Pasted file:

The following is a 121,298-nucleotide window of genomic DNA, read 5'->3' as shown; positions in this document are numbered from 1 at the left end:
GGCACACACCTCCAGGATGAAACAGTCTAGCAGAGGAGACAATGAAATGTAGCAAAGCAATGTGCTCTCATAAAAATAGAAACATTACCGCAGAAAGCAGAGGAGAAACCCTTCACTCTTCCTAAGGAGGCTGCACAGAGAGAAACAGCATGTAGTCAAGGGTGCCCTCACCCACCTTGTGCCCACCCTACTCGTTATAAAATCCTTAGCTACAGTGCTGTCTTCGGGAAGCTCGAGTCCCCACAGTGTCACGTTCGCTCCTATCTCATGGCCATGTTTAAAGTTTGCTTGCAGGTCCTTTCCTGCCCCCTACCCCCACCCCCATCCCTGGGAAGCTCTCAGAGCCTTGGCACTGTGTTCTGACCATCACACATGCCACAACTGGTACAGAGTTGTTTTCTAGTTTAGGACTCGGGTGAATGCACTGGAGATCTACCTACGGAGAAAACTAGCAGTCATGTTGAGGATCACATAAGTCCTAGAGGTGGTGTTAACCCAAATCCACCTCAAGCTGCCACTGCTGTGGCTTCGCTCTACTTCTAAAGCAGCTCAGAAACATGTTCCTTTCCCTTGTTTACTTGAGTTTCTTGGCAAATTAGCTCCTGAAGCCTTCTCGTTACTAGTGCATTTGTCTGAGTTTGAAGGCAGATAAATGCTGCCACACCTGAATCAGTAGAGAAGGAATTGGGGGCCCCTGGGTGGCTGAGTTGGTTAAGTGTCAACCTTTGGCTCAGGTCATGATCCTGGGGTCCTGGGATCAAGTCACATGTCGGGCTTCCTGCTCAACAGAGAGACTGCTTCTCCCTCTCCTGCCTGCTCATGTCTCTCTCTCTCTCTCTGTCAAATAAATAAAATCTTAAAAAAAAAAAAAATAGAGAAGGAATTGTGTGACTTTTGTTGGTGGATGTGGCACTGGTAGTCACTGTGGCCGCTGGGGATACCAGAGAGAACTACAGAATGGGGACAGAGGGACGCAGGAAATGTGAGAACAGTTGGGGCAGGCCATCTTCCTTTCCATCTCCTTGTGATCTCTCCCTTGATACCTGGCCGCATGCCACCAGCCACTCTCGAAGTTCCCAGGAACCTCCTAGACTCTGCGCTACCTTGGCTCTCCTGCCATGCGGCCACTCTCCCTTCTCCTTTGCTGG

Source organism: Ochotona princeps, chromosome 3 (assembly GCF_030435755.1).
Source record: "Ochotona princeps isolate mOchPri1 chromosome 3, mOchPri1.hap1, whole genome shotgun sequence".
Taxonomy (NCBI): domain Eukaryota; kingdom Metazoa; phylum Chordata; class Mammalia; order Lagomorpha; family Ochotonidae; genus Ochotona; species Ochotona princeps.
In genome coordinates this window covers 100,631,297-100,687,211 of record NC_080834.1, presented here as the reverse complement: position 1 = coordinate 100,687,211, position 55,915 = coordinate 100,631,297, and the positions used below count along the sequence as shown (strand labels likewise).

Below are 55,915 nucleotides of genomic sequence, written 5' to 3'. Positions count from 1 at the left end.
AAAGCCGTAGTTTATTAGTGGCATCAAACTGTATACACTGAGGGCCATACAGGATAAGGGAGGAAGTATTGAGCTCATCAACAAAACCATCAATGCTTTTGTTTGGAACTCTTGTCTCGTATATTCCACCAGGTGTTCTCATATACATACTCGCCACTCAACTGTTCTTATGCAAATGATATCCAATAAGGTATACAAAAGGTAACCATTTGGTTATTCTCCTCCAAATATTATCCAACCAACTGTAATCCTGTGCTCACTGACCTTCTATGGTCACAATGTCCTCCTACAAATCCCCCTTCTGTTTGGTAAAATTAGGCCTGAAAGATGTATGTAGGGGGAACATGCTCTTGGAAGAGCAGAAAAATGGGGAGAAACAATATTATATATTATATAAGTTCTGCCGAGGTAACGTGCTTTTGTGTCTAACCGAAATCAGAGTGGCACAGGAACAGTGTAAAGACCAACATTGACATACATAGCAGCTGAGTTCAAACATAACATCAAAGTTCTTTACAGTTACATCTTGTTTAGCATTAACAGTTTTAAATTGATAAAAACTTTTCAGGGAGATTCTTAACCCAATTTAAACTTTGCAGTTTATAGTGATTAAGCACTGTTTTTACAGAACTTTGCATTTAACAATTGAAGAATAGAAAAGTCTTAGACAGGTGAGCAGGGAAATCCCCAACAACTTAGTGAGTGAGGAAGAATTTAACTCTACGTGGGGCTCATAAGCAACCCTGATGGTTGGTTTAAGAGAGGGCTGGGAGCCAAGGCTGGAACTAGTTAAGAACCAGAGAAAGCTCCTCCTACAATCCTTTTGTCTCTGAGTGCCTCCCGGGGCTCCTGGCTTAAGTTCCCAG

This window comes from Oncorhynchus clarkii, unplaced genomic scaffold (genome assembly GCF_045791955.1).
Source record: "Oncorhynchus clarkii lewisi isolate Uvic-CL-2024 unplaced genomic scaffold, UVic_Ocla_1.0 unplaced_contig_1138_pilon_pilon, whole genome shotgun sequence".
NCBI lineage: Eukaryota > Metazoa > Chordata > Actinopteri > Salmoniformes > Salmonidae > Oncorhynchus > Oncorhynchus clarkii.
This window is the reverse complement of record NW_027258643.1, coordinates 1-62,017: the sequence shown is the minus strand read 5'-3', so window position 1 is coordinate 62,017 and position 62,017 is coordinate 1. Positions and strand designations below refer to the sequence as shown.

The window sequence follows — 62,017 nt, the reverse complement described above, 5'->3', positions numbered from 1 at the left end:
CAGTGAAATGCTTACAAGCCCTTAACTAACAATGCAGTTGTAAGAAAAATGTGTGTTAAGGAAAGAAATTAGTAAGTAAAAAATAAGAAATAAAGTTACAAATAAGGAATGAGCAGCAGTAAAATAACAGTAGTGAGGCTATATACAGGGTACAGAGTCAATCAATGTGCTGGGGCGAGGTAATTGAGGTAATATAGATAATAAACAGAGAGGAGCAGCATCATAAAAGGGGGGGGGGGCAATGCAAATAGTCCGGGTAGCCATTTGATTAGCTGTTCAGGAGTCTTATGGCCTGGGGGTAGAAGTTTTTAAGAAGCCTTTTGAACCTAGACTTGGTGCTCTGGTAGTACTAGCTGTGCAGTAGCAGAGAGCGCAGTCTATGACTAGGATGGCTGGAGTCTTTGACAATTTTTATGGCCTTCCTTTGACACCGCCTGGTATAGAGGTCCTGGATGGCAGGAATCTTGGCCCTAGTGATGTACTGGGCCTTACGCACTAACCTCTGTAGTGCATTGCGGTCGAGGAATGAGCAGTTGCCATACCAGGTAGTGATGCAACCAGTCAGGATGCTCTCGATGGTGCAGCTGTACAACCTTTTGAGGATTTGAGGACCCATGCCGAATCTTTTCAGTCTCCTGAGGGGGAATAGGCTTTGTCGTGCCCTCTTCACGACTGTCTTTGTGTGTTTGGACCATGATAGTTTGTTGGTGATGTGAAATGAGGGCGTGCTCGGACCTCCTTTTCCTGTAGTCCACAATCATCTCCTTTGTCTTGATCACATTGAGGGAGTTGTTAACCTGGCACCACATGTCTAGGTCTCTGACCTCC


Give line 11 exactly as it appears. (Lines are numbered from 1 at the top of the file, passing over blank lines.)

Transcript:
NCBI lineage: Eukaryota > Metazoa > Chordata > Actinopteri > Salmoniformes > Salmonidae > Oncorhynchus > Oncorhynchus clarkii.